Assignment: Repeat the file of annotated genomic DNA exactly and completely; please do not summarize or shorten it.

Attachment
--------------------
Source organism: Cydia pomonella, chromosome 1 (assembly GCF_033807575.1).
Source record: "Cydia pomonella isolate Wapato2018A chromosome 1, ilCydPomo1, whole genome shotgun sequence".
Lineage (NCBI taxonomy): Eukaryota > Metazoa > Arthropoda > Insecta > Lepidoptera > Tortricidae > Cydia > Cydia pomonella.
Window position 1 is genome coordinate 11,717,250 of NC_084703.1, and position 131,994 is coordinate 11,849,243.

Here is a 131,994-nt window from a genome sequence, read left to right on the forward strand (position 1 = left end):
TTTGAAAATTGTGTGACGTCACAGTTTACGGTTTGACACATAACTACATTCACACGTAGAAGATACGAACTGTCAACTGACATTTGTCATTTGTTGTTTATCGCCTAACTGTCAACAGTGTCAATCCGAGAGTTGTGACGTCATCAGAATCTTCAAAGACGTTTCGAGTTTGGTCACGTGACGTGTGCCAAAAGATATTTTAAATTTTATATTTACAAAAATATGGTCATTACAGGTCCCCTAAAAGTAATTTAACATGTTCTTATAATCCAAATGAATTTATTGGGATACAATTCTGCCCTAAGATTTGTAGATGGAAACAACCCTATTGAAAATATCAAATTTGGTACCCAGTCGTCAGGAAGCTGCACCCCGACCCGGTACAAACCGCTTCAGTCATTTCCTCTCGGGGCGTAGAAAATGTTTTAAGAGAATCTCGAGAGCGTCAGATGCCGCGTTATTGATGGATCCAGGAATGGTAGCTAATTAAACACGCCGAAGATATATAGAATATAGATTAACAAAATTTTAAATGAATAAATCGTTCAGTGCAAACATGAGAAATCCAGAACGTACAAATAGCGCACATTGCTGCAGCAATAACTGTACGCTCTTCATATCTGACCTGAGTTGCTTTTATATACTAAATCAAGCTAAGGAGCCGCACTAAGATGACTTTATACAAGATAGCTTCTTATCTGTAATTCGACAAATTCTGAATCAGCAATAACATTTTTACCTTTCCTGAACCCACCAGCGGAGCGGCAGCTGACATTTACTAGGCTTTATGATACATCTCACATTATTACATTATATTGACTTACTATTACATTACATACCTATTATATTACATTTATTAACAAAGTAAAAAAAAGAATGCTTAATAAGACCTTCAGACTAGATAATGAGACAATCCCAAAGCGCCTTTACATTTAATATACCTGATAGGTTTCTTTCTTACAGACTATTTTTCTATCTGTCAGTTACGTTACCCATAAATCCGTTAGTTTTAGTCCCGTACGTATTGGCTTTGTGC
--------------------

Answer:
Source organism: Cydia pomonella, chromosome 1 (assembly GCF_033807575.1).
Source record: "Cydia pomonella isolate Wapato2018A chromosome 1, ilCydPomo1, whole genome shotgun sequence".
Lineage (NCBI taxonomy): Eukaryota > Metazoa > Arthropoda > Insecta > Lepidoptera > Tortricidae > Cydia > Cydia pomonella.
Window position 1 is genome coordinate 11,717,250 of NC_084703.1, and position 131,994 is coordinate 11,849,243.

Here is a 131,994-nt window from a genome sequence, read left to right on the forward strand (position 1 = left end):
TTTGAAAATTGTGTGACGTCACAGTTTACGGTTTGACACATAACTACATTCACACGTAGAAGATACGAACTGTCAACTGACATTTGTCATTTGTTGTTTATCGCCTAACTGTCAACAGTGTCAATCCGAGAGTTGTGACGTCATCAGAATCTTCAAAGACGTTTCGAGTTTGGTCACGTGACGTGTGCCAAAAGATATTTTAAATTTTATATTTACAAAAATATGGTCATTACAGGTCCCCTAAAAGTAATTTAACATGTTCTTATAATCCAAATGAATTTATTGGGATACAATTCTGCCCTAAGATTTGTAGATGGAAACAACCCTATTGAAAATATCAAATTTGGTACCCAGTCGTCAGGAAGCTGCACCCCGACCCGGTACAAACCGCTTCAGTCATTTCCTCTCGGGGCGTAGAAAATGTTTTAAGAGAATCTCGAGAGCGTCAGATGCCGCGTTATTGATGGATCCAGGAATGGTAGCTAATTAAACACGCCGAAGATATATAGAATATAGATTAACAAAATTTTAAATGAATAAATCGTTCAGTGCAAACATGAGAAATCCAGAACGTACAAATAGCGCACATTGCTGCAGCAATAACTGTACGCTCTTCATATCTGACCTGAGTTGCTTTTATATACTAAATCAAGCTAAGGAGCCGCACTAAGATGACTTTATACAAGATAGCTTCTTATCTGTAATTCGACAAATTCTGAATCAGCAATAACATTTTTACCTTTCCTGAACCCACCAGCGGAGCGGCAGCTGACATTTACTAGGCTTTATGATACATCTCACATTATTACATTATATTGACTTACTATTACATTACATACCTATTATATTACATTTATTAACAAAGTAAAAAAAAGAATGCTTAATAAGACCTTCAGACTAGATAATGAGACAATCCCAAAGCGCCTTTACATTTAATATACCTGATAGGTTTCTTTCTTACAGACTATTTTTCTATCTGTCAGTTACGTTACCCATAAATCCGTTAGTTTTAGTCCCGTACGTATTGGCTTTGTGC